At a glance:
- Amazon's Prime service has raised the bar when it comes to speedy delivery
- Now the company needs to improve the variety of goods within its Prime offering
- To do this, they need the support of third party merchants
- It's incredibly difficult for Amazon to contain all stock from these merchants within its own warehouses
- The best solution is the application of a warehouse management system that improves processes within merchant warehouses and gives Amazon a view of the complete fulfillment process
Amazon has a stated aim to become “the earth’s most customer-centric company; to build a place where people can come to find and discover anything they might want to buy online.” It’s a value statement that is ultimately centred around giving its customers whatever they want, whenever they want it.
To see where Amazon is going to go next, it’s worthwhile taking a backwards glance over our shoulders to acknowledge how it got to where it is today. Its initial premise was simple: sell books. It did that. So it decided to sell more stuff other than books. It did that too. Then it decided to not just sell its own goods, but to create a marketplace where other sellers could sell their items on their website. It’s doing that. The most recent radical development to the way the company operates is the introduction of Prime; this, more than anything, has been the biggest game changer for the company.
The battle for speed and variety
But Prime has also forced Amazon to confront a stumbling block. It’s raised the expectation that consumers have for rapid delivery. They love the convenience of next day/ same day/ 2 hour deliveries. But they also love the variety of goods that Amazon has on offer. They don’t want to be made to choose from a limited range of stock; they want all of the products that they buy through Amazon to reach them quickly. And they want the packages to reach them in the same uniform way that they’ve come to expect from Amazon. They expect speed and variety to be executed and offered in equal measures.
Currently, this isn’t possible. Amazon depends on third parties to provide them with a varied product range. These third parties don’t have the same fulfilment capabilities of Amazon. Many not even close. The only goods that are shipped with Prime are those which live in warehouses where Amazon has control over all processes. So it needs to find a way to bridge this problem.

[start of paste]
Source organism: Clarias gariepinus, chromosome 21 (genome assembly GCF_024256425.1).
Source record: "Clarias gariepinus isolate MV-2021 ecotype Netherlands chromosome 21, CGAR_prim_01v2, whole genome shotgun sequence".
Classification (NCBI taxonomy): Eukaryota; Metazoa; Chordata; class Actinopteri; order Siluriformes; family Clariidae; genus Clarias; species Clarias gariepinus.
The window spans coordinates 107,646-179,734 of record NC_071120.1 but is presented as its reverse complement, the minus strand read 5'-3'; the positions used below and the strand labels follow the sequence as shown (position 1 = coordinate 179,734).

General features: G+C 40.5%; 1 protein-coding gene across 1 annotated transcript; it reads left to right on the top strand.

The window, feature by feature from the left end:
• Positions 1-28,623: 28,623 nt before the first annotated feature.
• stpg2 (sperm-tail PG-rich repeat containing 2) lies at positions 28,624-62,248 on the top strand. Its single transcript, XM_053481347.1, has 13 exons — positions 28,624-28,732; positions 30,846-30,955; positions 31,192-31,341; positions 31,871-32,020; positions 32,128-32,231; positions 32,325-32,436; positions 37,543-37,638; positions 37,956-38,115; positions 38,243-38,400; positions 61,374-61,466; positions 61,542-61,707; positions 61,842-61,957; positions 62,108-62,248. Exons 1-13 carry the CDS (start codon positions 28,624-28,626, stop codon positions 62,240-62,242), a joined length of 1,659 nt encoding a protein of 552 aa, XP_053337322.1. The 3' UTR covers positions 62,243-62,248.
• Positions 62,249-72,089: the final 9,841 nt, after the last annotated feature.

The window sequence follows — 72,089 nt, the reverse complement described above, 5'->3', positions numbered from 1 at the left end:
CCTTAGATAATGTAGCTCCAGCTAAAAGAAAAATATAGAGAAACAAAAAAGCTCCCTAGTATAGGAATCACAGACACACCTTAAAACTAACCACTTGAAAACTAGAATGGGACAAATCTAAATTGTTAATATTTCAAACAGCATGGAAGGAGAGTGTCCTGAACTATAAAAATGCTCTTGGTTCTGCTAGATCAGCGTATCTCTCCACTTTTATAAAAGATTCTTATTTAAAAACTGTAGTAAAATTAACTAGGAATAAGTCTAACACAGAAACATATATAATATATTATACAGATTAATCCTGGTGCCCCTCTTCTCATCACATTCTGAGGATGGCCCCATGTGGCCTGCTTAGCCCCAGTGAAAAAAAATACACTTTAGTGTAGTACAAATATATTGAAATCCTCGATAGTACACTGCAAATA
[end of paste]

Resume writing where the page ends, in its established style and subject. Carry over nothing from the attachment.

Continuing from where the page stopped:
How Amazon’s been tackling the fulfilment gap
The company’s FBA (Fulfillment by Amazon) solution isn’t perfect. Essentially, Amazon has been reaching out to merchants and asking them to send over their inventories. The concept is simple enough; they’ll store all of the goods and look after all fulfilment processes. Easy.
In execution, it’s led to merchants sending over a load of dead weight to Amazon warehouses. Goods that are just sitting in the warehouse, never going to be sold. Realising this, it’s started charging a lot to store these goods, else sending them back to the merchant. Amazon may have thought that it had mapped Utopia, but it’s got a way to go yet.
Back to the drawing board
Amazon’s dominance is almost without question, but in order to maintain such a strong lead it needs to work out a way to offer variety, speed and quality in equal measure. They need to make everything Prime without actually stocking all goods, and have the merchant fulfil all orders…but still maintain control over the entire fulfilment process. It’s difficult. But not impossible. The way that we see it, there are two clear paths that could be followed.
Offer their merchants a system that gives them Prime capabilities
Working to Prime standards is pretty difficult for most warehouses. Processes that have been set up so that goods can be picked up by carriers in the evening, for example, to guarantee next day delivery need to be shortened by hours. In order to match up to Prime expectations, these orders need to be ready by midday in time for Amazon’s fleet to come and collect. This sharp shortening of time allocated to fulfilment is, for many, insurmountable.
Besides, Amazon doesn’t have control over the processes that each warehouse uses. It’s a worrying black spot that means that it can’t guarantee the same experience with each delivery. There’s a huge question mark hovering over the space in time between when the order is received and the truck arrives. Clearly, this isn’t a good thing.
But it can have this control. If it uses a warehouse management system that gives it full visibility of its merchants’ operations, it will have the quality assurance that it needs. And, working with the merchant, it will be able to work out ways to ensure that all Prime orders are fulfilled on time, every time.
Have all of their own warehouses, everywhere, full of all merchants’ stock
The second option is for Amazon to double down on housing all of its inventory; both its owned products, and those of its merchants. At the moment it’s targeting 1,300 warehouses across Europe. Considering the speed of growth that Amazon has experienced, and will continue to experience, this amount of floorspace isn’t enough. It needs more. Way more.
So this option, essentially, shouldn’t really be on the table. It’s an impractical pipe dream. An impossibility. Amazon is not going to be able to get the amount of space that it needs.
The logical move, therefore, would be for Amazon to improve the way that its existing merchant warehouses work. It needs to implement a clear and accurate warehouse management system that works well for all parties.